The current yields seem absurd at first glance, but there is logic behind them:
- US Treasuries have unrivaled safety and liquidity
- Long-term downtrend in interest rates and inflation around the world
- Lower growth projections
For those of you who are dead set on including US Treasuries in your portfolio, it may be wise to limit yourself to Treasury Bills and Notes, which have maturities ranging from three months to ten years. Yes, the returns on these are even lower, but at least you wouldn’t be locking yourself into 30-year nominal returns of less than 1.5%.
US Treasuries aren’t the only game in town for fixed income investors, though. While interest rates are historically low in the US and abroad, US corporate debt and foreign government debt offer higher returns than US Treasuries. With that said, they come with higher risk and the rates are still much lower than in past decades.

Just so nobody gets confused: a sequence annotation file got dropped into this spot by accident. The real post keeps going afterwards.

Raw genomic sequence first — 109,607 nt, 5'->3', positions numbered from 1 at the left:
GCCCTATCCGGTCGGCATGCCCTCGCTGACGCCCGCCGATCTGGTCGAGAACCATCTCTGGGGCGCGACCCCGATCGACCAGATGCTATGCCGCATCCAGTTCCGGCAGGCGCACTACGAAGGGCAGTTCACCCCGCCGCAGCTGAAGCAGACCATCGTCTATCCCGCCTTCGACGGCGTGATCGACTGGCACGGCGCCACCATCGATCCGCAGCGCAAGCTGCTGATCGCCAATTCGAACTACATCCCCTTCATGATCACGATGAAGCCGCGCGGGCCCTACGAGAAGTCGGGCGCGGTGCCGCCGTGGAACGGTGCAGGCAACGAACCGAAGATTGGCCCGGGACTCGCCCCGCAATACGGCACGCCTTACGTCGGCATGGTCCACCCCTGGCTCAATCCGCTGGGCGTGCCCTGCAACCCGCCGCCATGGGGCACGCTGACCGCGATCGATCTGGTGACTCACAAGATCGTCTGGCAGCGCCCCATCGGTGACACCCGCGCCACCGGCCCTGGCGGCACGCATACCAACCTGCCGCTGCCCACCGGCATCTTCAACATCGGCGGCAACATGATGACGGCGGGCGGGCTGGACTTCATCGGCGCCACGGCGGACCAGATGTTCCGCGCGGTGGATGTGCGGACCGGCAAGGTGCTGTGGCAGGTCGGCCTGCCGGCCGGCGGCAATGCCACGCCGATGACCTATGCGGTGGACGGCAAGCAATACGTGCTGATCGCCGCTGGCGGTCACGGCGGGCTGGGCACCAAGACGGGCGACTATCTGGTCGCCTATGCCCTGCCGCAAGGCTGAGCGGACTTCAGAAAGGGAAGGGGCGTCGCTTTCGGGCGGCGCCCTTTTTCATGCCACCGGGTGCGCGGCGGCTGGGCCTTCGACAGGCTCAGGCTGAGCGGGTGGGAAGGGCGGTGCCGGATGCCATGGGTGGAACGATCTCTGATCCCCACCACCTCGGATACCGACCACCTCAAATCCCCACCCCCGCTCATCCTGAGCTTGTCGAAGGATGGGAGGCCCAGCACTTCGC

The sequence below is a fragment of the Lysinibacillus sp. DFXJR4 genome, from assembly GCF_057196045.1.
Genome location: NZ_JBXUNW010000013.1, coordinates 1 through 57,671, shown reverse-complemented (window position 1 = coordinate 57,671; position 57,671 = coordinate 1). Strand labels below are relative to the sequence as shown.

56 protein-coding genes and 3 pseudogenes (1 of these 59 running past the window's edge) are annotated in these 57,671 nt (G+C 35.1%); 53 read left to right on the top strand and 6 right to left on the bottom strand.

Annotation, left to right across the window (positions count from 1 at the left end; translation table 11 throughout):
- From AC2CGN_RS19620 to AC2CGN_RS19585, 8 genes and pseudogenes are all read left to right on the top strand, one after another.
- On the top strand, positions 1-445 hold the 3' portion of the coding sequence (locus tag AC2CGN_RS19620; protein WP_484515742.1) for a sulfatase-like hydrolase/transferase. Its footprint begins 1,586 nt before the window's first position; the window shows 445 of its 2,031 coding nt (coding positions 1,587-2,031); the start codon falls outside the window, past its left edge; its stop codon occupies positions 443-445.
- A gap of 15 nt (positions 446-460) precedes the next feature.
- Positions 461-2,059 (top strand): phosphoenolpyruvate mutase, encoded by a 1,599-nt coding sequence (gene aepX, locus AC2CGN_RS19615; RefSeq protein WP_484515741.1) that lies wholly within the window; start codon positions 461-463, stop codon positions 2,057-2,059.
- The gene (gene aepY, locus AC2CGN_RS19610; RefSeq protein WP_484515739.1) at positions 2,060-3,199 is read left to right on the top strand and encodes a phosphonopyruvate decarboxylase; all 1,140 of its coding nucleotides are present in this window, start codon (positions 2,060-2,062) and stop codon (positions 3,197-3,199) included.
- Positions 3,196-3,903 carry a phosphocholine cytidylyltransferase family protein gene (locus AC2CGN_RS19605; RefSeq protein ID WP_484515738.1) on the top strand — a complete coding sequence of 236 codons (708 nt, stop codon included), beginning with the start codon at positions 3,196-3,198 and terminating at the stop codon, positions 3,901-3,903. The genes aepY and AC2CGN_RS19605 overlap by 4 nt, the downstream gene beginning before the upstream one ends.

Bonds have traditionally acted as an excellent hedge for stocks in retirement portfolios as a negatively correlated and less volatile asset class. But it’s difficult to allocate a large percentage of your retirement income to an asset that offers little upside. Luckily, there is another appealing asset class that allows you to diversify your retirement assets.
Investing in real estate is a phenomenal way to build long-term wealth and fund your retirement. However, if you don’t have the up-front capital, time, or inclination, a real estate investment can seem unrealistic.
But you don’t need to become a landlord to invest in real estate. Real Estate Investment Trusts (REITs) are companies that own, operate, or finance real estate. Apartments, self-storage facilities, and malls are a few examples of property-types held by REITs. And just like with stocks, it’s easy to buy low-cost REIT index funds that give you wide exposure to the sector.